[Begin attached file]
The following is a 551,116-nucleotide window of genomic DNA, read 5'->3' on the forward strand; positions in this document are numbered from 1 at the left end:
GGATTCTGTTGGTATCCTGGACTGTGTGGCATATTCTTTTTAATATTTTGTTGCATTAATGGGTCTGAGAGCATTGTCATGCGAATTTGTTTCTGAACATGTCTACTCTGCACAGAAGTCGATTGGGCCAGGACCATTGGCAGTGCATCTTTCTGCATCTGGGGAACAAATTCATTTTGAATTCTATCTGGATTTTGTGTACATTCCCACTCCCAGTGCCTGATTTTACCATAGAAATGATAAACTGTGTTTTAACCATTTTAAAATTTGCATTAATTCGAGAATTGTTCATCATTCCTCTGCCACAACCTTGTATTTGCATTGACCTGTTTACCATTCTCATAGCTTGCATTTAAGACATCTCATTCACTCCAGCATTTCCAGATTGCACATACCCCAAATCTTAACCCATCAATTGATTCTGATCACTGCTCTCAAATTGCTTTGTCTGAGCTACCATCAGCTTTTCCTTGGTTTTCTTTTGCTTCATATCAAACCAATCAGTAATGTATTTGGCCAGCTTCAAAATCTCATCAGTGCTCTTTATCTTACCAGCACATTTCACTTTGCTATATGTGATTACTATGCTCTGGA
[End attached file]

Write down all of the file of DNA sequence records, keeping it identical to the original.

The following is a 551,116-nucleotide window of genomic DNA, read 5'->3' on the forward strand; positions in this document are numbered from 1 at the left end:
GGATTCTGTTGGTATCCTGGACTGTGTGGCATATTCTTTTTAATATTTTGTTGCATTAATGGGTCTGAGAGCATTGTCATGCGAATTTGTTTCTGAACATGTCTACTCTGCACAGAAGTCGATTGGGCCAGGACCATTGGCAGTGCATCTTTCTGCATCTGGGGAACAAATTCATTTTGAATTCTATCTGGATTTTGTGTACATTCCCACTCCCAGTGCCTGATTTTACCATAGAAATGATAAACTGTGTTTTAACCATTTTAAAATTTGCATTAATTCGAGAATTGTTCATCATTCCTCTGCCACAACCTTGTATTTGCATTGACCTGTTTACCATTCTCATAGCTTGCATTTAAGACATCTCATTCACTCCAGCATTTCCAGATTGCACATACCCCAAATCTTAACCCATCAATTGATTCTGATCACTGCTCTCAAATTGCTTTGTCTGAGCTACCATCAGCTTTTCCTTGGTTTTCTTTTGCTTCATATCAAACCAATCAGTAATGTATTTGGCCAGCTTCAAAATCTCATCAGTGCTCTTTATCTTACCAGCACATTTCACTTTGCTATATGTGATTACTATGCTCTGGA